Wednesday, April 18, 2007

The cyclist's birthday

It's my birthday this week and I've managed to pretty much clear out my wish list for bike-related gear.

A month or so I bought a few back issues of the wonderful Bicycle Quarterly magazine which I really enjoyed, so I dropped a few pointed hints that their book: The Golden Age of Handbuilt Bicycles would be appreciated. Mrs Surly Dave has ordered a copy and I'm camped by the mailbox until it arrives.

I had a little unexpected cash windfall this week, so to make the waiting more tolerable I bought myself a few presents including a new floor pump, a long-coveted Nitto M12 mini front rack and some mudguards for winter, which is supposedly upon us soon despite the lovely warm weather we've been having.

Along the way, I've been mulling over some things I saw during the recent Melbourne Autumn Daytour. It was a lovely day and because I'm now a lot fitter and riding a better bike, I tend to ride much further up in the field rather than down the back with the strugglers and the stragglers. It was obvious that a lot of roadies were treating the ride as either a) a race, which it is not or b) a high speed group training ride. As they came past me I caught onto the back of the odd bunch to enjoy a high-speed tow along in their draft for a while before dropping off to continue at my own pace.

I tried striking up a conversation with several riders in the bunches, but managed to get only grunts in return. It might have been because I was riding a touring bike with cantilever brakes and a rear rack. I wasn't too surprised they weren't too friendly because I've long observed that the more expensive the bike the less likely you are to get a wave, a smile or a nod. I've been working up to this rant for a while:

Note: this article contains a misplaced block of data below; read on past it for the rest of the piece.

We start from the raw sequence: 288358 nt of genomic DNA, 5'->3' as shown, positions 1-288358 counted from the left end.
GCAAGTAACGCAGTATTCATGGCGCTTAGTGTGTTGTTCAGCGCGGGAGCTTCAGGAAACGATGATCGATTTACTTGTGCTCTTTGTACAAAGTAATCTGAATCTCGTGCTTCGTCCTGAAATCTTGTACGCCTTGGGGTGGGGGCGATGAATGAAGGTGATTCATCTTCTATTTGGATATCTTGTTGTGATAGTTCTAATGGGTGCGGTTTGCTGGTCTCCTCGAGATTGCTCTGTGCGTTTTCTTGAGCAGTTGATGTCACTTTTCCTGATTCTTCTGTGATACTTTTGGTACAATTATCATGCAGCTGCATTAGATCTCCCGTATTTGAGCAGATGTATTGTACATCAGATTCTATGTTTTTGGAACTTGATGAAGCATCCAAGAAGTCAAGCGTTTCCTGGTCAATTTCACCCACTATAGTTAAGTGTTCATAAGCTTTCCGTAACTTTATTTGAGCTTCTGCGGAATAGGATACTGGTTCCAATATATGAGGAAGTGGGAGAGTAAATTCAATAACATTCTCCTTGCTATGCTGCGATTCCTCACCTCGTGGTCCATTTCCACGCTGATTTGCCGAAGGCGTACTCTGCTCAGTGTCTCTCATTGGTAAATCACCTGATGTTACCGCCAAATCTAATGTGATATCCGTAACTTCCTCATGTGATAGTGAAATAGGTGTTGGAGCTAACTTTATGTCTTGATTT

• The fact you've spend untold thousands on a bike and covered yourself in the logos of a professional team doesn't make you a better cyclist, although sometimes it does go a long way towards making you look like a wanker.
  • There's nothing clever or special or tough about riding up and down Beach Road in a big bunch. It's flat and you're getting pulled along by others. You're not impressing anyone. Get over yourself.
  • Save your racing for races. I suspect many of you are just wannabes. Ride for fun, not to satisfy some sort of competitive urge. You might even crack a smile occasionally.
  • You are very visible to the motoring public, so obey the road rules. You're giving the rest of us a bad name.
  • Be pleasant to other cyclists, even if they may not look as fast (or ridiculous) as you. It costs nothing and is good public relations. And you need friends like never before.


Anonymous said...

Good rant, can't say I disagree.

I try to be pretty friendly out on the road, I'll usually smile and nod at most people I pass.
I have noticed something though, when I'm on my road bike and in my riding gear, the roadies will say hi, but most commuters won't. If I'm on my cross bike with the rack and wearing cargo pants and a t shirt, then I'll get a nod from other commuters.

It goes both ways I guess, people are just wary of "them".

David Killick said...

Good point - although you racy blokes (and gals) are sometimes going a bit quick for us humble commuters to say hi to! I always manage a wave at people going the other way, but people passing from behind are dots on the horizon before I have a chance to lift my hand.

Unknown said...

Coincidentally enough, Nick from Cheeky Transport introduced me to the Bicycling Quarterly magazine just last night.

And now you say there's a very attractive book available. Hmmm....

Tim said...

My my covered a bit of ground in that little blog. Totally agree about the roadies, though I do get a wave out of some of them. I witnessed the worst behaviour by any cyclists that I have seen for a long time on your "single hard" ride of a month or two back and yes it was a bunch of roadies.

Lovely book, a much coveted item for the library sometime, though perhaps we dont need two copies in the Valley. It wont be long and there will be two BQ subscribers.


David Killick said...

Yeah, a bit if a rant, but I feel better now that it's off my chest. I'll go back to being a nice person again now.

Tim, I'll lend you my copy of the book once I've finished drooling over it. (It's still not here).